We would therefore like to recommend the politicians and readers of this website to also read the 2010 study by the European Climate Foundation (ECF). We have written about this before in previous blogs, but we would like to make reference to the Roadmap 2050 website again; https://www.roadmap2050.eu/. The various reports (Roadmap 2050 (click here), Power Perspective 2030 (click here)) also clearly describe the role of nuclear energy. We understand the concerns and questions about how to deal with radioactive waste, but we believe that responsible solutions are (will be) available.
Security of supply of electricity is not an issue in the short term in the Netherlands. In the context of the (hopefully) growing energy transition and the greater dependency on generated renewable energy (wind and solar), the very interesting TenneT report provides useful observations and advice.
If we reflect on the TenneT report, the study by the European Climate Foundation (ECF) from 2010, in which KEMA has been involved, comes to mind. We have already written about this in previous blogs, but we would like to make reference again to the Roadmap 2050 website; https://www.roadmap2050.eu/. It is certainly worthwhile to read and reflect on the different studies, even though we are now 11 years later.
As can be viewed from previous blogs, we keep a close eye on the Hydrogen developments worldwide.
The International Renewable Energy Agency (IRENA) shows on their website an extremely useful overview of the possibilities and applications of Green Hydrogen. Furthermore it makes a good distinction between Fossil fuel based grey hydrogen, blue hydrogen, turquoise hydrogen and green hydrogen. Costs developments are elaborated and show the full potential in the areas of energy transition. For further detail, please click here ….
Notes: the various types of Hydrogen are nicely shown by IRENA on their website:
Fossil fuel based grey hydrogen (source = methane of coal; process = steam methane reforming (SMR) or gasification).
Blue hydrogen (source = methane or coal; process = SMR or gasification with carbon capture).
Turquoise hydrogen (source = methane; process = pyrolysis).
Green hydrogen (source = renewable electricity (e.g. offshore wind energy and solar energy); process = electrolysis).
Majority of hydrogen produced today is grey hydrogen, but the potential for green hydrogen is huge.
We also refer to previous articles on our website:
According to the ‘EU Market Outlook For Solar Power 2020 – 2024’, issued by SolarPower Europe: “Top 5 EU solar markets 2020: Europe’s new No. 2 in 2020 is likely the Netherlands, which moved up one rank, after installing an estimated 2.8 GW, a 23% rise compared to 2.3 GW installed in 2019.”. Read more …..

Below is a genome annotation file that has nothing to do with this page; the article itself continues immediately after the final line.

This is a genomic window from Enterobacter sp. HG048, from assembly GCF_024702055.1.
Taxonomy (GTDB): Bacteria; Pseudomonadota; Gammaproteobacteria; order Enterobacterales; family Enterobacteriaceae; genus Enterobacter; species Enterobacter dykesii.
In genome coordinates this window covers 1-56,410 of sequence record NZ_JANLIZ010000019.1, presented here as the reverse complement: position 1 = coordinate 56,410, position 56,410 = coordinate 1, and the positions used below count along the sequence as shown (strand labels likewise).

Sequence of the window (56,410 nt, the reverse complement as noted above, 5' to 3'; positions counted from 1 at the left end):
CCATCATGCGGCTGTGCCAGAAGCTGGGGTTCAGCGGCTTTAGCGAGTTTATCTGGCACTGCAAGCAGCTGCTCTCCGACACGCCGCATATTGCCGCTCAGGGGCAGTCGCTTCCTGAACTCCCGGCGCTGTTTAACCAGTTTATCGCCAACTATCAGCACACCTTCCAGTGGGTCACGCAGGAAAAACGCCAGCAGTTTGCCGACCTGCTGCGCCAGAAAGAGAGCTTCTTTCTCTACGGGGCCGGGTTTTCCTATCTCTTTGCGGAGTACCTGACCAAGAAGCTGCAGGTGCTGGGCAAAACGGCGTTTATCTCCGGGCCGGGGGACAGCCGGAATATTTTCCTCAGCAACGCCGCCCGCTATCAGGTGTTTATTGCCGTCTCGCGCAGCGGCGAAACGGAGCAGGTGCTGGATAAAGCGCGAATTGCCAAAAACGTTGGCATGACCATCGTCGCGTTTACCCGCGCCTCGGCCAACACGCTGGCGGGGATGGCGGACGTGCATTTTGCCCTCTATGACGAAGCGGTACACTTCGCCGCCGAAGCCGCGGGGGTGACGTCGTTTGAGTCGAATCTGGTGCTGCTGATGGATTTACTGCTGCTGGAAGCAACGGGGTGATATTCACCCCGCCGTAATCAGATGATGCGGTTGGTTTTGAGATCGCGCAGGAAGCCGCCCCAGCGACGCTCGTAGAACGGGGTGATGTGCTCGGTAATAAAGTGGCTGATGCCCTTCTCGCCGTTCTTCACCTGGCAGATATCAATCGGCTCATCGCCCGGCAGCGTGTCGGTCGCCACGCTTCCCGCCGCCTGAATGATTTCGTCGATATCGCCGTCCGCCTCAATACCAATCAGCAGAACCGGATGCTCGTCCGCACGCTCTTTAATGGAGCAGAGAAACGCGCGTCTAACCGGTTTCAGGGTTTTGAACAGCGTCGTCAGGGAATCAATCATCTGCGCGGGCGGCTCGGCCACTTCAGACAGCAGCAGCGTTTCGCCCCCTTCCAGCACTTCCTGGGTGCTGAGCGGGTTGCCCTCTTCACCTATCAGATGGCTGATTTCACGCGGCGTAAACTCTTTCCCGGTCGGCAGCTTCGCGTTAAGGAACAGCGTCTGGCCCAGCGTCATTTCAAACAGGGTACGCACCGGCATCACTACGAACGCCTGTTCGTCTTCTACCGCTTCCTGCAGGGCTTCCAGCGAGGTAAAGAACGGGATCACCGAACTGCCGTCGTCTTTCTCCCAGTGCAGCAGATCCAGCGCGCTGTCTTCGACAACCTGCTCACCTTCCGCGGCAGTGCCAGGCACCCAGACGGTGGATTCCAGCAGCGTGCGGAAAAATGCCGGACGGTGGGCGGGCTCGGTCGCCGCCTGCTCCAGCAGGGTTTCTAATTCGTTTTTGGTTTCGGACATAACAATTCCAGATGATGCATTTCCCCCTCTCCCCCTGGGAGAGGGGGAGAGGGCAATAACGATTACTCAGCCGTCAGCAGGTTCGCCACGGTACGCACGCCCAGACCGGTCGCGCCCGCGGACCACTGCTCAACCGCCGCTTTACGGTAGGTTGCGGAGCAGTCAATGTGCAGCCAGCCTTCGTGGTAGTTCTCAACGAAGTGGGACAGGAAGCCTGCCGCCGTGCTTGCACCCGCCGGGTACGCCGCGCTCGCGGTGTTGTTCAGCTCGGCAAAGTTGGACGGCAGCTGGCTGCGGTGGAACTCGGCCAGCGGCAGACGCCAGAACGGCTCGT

The WMO always reports very relevant information. In one of their latest bulletins, the following, amongst others, was stated:
“Carbon dioxide levels saw another growth spurt in 2019 and the annual global average breached the significant threshold of 410 parts per million, according to the WMO Greenhouse Gas Bulletin. The rise has continued in 2020. Since 1990, there has been a 45% increase in total radiative forcing – the warming effect on the climate – by long-lived greenhouse gases, with CO2 accounting for four fifths of this.”
“Carbon dioxide remains in the atmosphere for centuries and in the ocean for even longer. The last time the Earth experienced a comparable concentration of CO2 was 3-5 million years ago, when the temperature was 2-3°C warmer and sea level was 10-20 meters higher than now. But there weren’t 7.7 billion inhabitants,” said WMO Secretary-General Professor Petteri Taalas.
“We breached the global threshold of 400 parts per million in 2015. And just four years later, we crossed 410 ppm. Such a rate of increase has never been seen in the history of our records. The lockdown-related fall in emissions is just a tiny blip on the long-term graph. We need a sustained flattening of the curve,” said Prof Taalas. “The COVID-19 pandemic is not a solution for climate change. However, it does provide us with a platform for more sustained and ambitious climate action to reduce emissions to net zero through a complete transformation of our industrial, energy and transport systems. The needed changes are economically affordable and technically possible and would affect our everyday life only marginally. It is to be welcomed that a growing number of countries and companies have committed themselves to carbon neutrality,” he said. “There is no time to lose.”